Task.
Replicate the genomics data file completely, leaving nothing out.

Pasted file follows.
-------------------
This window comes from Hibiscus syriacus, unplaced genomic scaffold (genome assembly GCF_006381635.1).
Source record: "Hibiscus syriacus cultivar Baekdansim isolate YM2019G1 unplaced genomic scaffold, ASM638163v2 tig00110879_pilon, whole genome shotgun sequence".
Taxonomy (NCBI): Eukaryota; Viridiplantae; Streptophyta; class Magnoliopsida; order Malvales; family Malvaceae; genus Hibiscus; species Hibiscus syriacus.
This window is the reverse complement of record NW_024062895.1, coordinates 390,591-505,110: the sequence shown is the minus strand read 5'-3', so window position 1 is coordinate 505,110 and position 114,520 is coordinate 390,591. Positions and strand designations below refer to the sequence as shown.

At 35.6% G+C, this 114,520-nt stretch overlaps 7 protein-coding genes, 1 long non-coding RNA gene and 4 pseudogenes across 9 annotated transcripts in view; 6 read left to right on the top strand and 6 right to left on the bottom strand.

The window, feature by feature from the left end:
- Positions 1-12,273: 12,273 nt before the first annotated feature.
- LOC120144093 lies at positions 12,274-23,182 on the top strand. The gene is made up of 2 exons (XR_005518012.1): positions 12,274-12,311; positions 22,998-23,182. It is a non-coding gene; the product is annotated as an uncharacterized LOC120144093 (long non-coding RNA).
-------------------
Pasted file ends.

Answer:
This window comes from Hibiscus syriacus, unplaced genomic scaffold (genome assembly GCF_006381635.1).
Source record: "Hibiscus syriacus cultivar Baekdansim isolate YM2019G1 unplaced genomic scaffold, ASM638163v2 tig00110879_pilon, whole genome shotgun sequence".
Taxonomy (NCBI): Eukaryota; Viridiplantae; Streptophyta; class Magnoliopsida; order Malvales; family Malvaceae; genus Hibiscus; species Hibiscus syriacus.
This window is the reverse complement of record NW_024062895.1, coordinates 390,591-505,110: the sequence shown is the minus strand read 5'-3', so window position 1 is coordinate 505,110 and position 114,520 is coordinate 390,591. Positions and strand designations below refer to the sequence as shown.

At 35.6% G+C, this 114,520-nt stretch overlaps 7 protein-coding genes, 1 long non-coding RNA gene and 4 pseudogenes across 9 annotated transcripts in view; 6 read left to right on the top strand and 6 right to left on the bottom strand.

The window, feature by feature from the left end:
- Positions 1-12,273: 12,273 nt before the first annotated feature.
- LOC120144093 lies at positions 12,274-23,182 on the top strand. The gene is made up of 2 exons (XR_005518012.1): positions 12,274-12,311; positions 22,998-23,182. It is a non-coding gene; the product is annotated as an uncharacterized LOC120144093 (long non-coding RNA).